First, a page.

IBM ($IBM) has had a busy couple of weeks working on projects involving the dual trends of Big Data and electronic health records (EHRs). Having updated its disease-modeling platform last week, the tech giant has now snagged a grant to dig into EHRs to predict heart disease and opened a Big Data research lab.
The National Institutes of Health is backing the heart disease project with a $2 million grant. Using the cash, IBM--in collaboration with Sutter Health and Geisinger Health System--will run a three-year research program into the use of EHRs to predict heart disease. Patient records contain a wealth of information, but healthcare systems have lacked the ability to interrogate them for insights. IBM aims to create analytic algorithms that enable the accurate, early detection of heart problems physicians need to prescribe preventative medicines.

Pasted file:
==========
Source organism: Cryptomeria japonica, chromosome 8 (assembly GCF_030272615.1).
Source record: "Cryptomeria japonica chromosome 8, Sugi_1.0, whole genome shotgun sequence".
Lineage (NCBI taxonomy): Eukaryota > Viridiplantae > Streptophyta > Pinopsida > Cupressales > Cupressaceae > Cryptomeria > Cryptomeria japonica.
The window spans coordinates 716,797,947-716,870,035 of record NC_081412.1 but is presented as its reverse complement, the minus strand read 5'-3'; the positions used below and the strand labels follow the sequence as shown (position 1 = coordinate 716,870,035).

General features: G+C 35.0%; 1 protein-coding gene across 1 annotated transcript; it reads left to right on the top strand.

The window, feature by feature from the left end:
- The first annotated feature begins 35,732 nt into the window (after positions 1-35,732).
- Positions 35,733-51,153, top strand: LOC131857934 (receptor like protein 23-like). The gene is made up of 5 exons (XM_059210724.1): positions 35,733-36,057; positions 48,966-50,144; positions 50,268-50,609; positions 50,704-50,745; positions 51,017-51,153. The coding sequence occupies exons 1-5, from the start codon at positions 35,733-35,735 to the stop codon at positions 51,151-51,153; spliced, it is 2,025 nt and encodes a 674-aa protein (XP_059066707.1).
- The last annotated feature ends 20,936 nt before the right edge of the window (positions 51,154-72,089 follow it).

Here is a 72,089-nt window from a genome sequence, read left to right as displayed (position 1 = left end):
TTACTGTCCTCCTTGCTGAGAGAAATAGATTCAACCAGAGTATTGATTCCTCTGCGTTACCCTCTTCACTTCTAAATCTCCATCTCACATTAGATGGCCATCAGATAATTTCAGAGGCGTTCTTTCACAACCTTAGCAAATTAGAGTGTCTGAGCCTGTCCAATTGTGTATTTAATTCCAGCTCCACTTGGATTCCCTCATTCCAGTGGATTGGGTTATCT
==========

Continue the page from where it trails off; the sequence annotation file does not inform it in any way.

The project makes use of IBM's ability to mine data covering demographics, medical history, medication and allergies, and laboratory test results for health insights. Similar capabilities are at the heart of its new unit, the Accelerated Discovery Lab. IBM is pitching the lab as a way for companies to spot relationships in disparate data sets. "Getting insight out of data is a critical problem. We are at the beginning of a new age here. It is more of a struggle than we thought, and we have a unique opportunity here to take the data and explore the unknown," IBM fellow Laura Haas told VentureBeat.
While the lab will work across multiple industries, IBM talked up its potential in drug development. Using machine-based discovery technology, IBM mines published papers, patents and material properties databases and feeds the data into analytics, modeling and simulation tools. IBM claims this can reveal unexpected innovation opportunities and show which research bets offer the biggest potential profits.